Energy giant cops $1.68b loss blaming oil prices
One of the nation’s largest energy producers is fuming about low oil prices that caused the company to lose $1.68 billion after tax in the first half of the financial year.
Origin Energy blames low oil prices for bringing lower-than-expected revenue for liquefied natural gas (LNG) sales. In the first-half of fiscal 2017, underlying profit was down 28 per cent to $184 million compared to the previous period.
The company also suffered a $1.9bn impairment charge, comprising of Origin’s 37.5 per cent share in Australia Pacific LNG’s (APLNG’s) impairment of assets ($1.03bn), investments in the Browse Basin ($578m), conventional exploration assets ($170m) and Energía Austral SpA ($114m).
Despite the loss, CEO Frank Calabria is staying upbeat about the next half-year.
“Our operational performance was solid during the period and a number of important milestones were achieved. The review of the carrying value of all Origin assets led also to a number of impairments that heavily impacted the statutory result,” he says.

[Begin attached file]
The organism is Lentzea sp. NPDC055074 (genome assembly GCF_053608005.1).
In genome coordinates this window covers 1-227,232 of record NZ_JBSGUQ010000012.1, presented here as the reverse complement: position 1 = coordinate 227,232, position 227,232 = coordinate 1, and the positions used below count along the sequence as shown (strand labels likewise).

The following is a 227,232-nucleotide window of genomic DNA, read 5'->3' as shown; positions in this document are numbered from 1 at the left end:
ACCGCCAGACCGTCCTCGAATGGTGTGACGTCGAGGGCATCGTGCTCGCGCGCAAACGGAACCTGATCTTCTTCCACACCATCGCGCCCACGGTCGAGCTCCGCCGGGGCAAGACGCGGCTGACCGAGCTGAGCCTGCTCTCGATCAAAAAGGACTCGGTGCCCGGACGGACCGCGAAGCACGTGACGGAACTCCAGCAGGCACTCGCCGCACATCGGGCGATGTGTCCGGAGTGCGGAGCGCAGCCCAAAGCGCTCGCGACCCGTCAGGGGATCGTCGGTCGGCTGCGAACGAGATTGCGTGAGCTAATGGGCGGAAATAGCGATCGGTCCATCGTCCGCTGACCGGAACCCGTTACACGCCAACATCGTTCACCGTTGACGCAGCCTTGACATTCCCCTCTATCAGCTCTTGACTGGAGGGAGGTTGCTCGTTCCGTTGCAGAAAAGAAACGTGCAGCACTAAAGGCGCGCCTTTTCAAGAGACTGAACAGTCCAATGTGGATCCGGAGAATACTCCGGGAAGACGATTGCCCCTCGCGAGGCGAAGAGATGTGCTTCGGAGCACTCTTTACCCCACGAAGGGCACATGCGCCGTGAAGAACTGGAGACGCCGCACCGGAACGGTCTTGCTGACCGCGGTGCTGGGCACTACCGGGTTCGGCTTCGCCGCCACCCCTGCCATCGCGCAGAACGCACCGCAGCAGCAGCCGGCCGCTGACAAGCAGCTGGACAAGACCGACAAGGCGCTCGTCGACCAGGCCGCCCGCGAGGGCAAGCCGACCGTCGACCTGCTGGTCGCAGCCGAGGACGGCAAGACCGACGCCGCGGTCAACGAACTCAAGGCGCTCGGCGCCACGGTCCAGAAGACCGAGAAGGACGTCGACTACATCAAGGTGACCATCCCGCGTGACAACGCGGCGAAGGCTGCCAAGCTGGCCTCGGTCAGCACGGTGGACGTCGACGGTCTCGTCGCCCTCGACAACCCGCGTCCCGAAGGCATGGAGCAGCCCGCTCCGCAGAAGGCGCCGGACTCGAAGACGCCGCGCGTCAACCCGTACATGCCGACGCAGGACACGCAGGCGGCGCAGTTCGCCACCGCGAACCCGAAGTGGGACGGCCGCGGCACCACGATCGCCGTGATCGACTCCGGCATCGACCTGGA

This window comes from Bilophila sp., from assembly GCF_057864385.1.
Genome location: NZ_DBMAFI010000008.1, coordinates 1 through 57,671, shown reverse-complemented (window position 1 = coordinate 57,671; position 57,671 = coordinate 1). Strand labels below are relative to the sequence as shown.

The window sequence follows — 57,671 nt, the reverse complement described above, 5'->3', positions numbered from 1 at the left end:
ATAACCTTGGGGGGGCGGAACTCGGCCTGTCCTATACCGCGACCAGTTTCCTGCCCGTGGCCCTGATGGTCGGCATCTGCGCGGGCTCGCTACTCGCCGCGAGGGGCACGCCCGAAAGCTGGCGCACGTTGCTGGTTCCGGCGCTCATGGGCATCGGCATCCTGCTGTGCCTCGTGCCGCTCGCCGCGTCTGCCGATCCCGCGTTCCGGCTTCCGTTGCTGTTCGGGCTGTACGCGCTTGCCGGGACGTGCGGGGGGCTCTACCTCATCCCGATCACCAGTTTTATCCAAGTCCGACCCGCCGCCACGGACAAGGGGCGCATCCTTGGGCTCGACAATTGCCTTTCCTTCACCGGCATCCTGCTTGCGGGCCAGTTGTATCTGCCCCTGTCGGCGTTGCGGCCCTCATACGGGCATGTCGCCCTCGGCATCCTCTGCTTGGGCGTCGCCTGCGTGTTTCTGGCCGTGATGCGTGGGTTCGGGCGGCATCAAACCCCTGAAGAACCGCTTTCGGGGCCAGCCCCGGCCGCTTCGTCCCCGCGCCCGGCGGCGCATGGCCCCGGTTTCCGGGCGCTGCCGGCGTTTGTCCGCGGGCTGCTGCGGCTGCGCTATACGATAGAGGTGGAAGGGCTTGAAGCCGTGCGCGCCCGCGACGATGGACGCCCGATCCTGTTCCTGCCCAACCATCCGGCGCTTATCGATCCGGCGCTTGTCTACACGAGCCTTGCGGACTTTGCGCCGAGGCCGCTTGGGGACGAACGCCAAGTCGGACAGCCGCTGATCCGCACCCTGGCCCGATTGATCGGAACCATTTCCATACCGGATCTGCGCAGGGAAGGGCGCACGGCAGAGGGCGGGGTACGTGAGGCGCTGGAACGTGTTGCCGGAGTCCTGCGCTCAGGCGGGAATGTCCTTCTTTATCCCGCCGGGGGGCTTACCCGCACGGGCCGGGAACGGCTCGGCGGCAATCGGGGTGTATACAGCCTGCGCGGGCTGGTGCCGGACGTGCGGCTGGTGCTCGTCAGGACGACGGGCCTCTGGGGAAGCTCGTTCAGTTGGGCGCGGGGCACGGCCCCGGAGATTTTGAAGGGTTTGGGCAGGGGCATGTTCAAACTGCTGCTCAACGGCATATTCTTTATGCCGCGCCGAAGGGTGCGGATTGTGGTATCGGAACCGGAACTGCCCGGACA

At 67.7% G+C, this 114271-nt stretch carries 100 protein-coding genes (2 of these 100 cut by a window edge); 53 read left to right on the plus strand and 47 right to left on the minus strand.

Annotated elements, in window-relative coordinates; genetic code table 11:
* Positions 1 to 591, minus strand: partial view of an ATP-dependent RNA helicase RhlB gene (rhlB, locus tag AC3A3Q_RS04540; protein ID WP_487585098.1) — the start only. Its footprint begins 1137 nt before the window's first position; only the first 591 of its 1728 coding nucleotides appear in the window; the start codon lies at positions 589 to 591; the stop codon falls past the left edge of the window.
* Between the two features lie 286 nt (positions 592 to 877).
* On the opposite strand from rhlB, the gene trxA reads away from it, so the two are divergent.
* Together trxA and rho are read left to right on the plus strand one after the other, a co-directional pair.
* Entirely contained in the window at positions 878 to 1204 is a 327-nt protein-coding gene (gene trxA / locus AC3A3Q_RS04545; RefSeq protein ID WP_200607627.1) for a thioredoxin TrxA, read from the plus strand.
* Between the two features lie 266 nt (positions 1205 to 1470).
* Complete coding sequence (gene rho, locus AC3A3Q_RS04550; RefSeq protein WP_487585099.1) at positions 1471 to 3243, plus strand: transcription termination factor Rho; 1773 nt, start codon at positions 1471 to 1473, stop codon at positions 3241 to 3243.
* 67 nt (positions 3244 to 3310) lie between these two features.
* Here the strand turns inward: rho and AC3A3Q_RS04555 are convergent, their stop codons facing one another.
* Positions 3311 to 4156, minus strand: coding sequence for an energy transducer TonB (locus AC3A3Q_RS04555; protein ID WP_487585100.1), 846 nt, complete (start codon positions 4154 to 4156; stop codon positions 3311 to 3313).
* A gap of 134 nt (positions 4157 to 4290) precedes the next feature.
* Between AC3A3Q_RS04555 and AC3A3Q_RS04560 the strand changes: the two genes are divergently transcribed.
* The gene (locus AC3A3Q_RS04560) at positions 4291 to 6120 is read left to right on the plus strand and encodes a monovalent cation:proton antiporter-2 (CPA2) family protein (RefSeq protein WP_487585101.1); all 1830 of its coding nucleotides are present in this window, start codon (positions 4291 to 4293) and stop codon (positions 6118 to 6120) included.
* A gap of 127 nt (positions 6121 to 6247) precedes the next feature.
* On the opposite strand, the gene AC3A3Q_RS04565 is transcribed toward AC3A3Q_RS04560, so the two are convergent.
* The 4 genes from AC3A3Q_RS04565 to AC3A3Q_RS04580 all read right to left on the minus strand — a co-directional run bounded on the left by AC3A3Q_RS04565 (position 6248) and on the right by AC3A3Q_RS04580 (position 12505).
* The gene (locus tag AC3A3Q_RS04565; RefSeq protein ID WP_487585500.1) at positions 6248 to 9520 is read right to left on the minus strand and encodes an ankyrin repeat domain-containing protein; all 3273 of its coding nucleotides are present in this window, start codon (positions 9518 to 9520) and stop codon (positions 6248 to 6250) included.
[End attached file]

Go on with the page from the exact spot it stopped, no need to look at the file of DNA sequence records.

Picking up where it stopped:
“Pleasingly higher contributions from Origin’s two business units, Integrated Gas and Energy Markets, delivered a $277m increase in underlying earnings before interest, tax and amortisation (EBITDA) to $1.15bn.
“In Integrated Gas, completion of APLNG was a standout achievement. This, along with first gas from the Halladale and Speculant fields in the Otway Basin, delivered a significant increase in production, EBITDA and cash flow.”
Shareholders also missed-out, with the Origin Board refusing to pay a dividend for the period.
“The Board has determined not to pay a dividend in respect of earnings for the first half of the 2017 financial year. The Board will continue to review each dividend decision in light of our focus on debt reduction,” Origin chairman Gordon Cairns says.
The company plans to aggressively slash debt in a bid to claw back lost revenue.
“Accelerating debt reduction continues to be a key priority for Origin, with adjusted net debt targeted to be well below $9bn by the end of the 2017 financial year. Upon completion of the expected sale via an initial public offering of the conventional upstream assets, Origin expects a further material reduction in debt,” Calabria says.
Even though saving measures are in place, the company is still hiring dozens of staff across Australia: careers.originenergy.com.au/search